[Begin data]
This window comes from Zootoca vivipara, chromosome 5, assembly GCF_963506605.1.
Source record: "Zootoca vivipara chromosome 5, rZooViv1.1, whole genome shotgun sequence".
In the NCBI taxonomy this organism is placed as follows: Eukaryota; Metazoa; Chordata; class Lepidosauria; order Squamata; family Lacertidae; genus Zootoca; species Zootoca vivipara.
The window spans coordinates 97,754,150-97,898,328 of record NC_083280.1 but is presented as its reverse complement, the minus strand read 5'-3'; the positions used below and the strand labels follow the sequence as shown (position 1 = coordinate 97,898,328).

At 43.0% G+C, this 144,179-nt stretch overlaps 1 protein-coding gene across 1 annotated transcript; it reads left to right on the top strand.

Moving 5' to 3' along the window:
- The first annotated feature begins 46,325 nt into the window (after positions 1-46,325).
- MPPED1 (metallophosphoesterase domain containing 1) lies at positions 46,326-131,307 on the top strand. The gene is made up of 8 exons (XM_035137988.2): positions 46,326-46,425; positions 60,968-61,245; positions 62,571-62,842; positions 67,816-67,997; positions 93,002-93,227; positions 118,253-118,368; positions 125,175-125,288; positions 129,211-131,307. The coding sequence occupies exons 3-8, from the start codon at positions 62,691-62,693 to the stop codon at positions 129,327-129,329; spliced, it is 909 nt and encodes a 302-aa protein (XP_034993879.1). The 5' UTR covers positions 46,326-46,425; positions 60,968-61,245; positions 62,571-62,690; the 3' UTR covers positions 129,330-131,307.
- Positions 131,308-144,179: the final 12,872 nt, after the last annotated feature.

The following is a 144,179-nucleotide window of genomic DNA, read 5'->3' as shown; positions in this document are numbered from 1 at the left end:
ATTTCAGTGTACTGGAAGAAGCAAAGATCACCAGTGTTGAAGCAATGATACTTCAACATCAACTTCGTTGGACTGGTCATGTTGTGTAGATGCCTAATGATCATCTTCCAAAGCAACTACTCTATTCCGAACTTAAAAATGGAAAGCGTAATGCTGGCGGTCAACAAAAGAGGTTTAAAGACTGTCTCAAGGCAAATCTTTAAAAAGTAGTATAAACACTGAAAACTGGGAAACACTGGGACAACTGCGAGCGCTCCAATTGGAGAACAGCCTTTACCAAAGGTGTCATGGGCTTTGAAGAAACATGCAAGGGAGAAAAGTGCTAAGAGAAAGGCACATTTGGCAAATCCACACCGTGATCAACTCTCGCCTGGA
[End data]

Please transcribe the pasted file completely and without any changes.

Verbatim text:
This window comes from Zootoca vivipara, chromosome 5, assembly GCF_963506605.1.
Source record: "Zootoca vivipara chromosome 5, rZooViv1.1, whole genome shotgun sequence".
In the NCBI taxonomy this organism is placed as follows: Eukaryota; Metazoa; Chordata; class Lepidosauria; order Squamata; family Lacertidae; genus Zootoca; species Zootoca vivipara.
The window spans coordinates 97,754,150-97,898,328 of record NC_083280.1 but is presented as its reverse complement, the minus strand read 5'-3'; the positions used below and the strand labels follow the sequence as shown (position 1 = coordinate 97,898,328).

At 43.0% G+C, this 144,179-nt stretch overlaps 1 protein-coding gene across 1 annotated transcript; it reads left to right on the top strand.

Moving 5' to 3' along the window:
- The first annotated feature begins 46,325 nt into the window (after positions 1-46,325).
- MPPED1 (metallophosphoesterase domain containing 1) lies at positions 46,326-131,307 on the top strand. The gene is made up of 8 exons (XM_035137988.2): positions 46,326-46,425; positions 60,968-61,245; positions 62,571-62,842; positions 67,816-67,997; positions 93,002-93,227; positions 118,253-118,368; positions 125,175-125,288; positions 129,211-131,307. The coding sequence occupies exons 3-8, from the start codon at positions 62,691-62,693 to the stop codon at positions 129,327-129,329; spliced, it is 909 nt and encodes a 302-aa protein (XP_034993879.1). The 5' UTR covers positions 46,326-46,425; positions 60,968-61,245; positions 62,571-62,690; the 3' UTR covers positions 129,330-131,307.
- Positions 131,308-144,179: the final 12,872 nt, after the last annotated feature.

The following is a 144,179-nucleotide window of genomic DNA, read 5'->3' as shown; positions in this document are numbered from 1 at the left end:
ATTTCAGTGTACTGGAAGAAGCAAAGATCACCAGTGTTGAAGCAATGATACTTCAACATCAACTTCGTTGGACTGGTCATGTTGTGTAGATGCCTAATGATCATCTTCCAAAGCAACTACTCTATTCCGAACTTAAAAATGGAAAGCGTAATGCTGGCGGTCAACAAAAGAGGTTTAAAGACTGTCTCAAGGCAAATCTTTAAAAAGTAGTATAAACACTGAAAACTGGGAAACACTGGGACAACTGCGAGCGCTCCAATTGGAGAACAGCCTTTACCAAAGGTGTCATGGGCTTTGAAGAAACATGCAAGGGAGAAAAGTGCTAAGAGAAAGGCACATTTGGCAAATCCACACCGTGATCAACTCTCGCCTGGA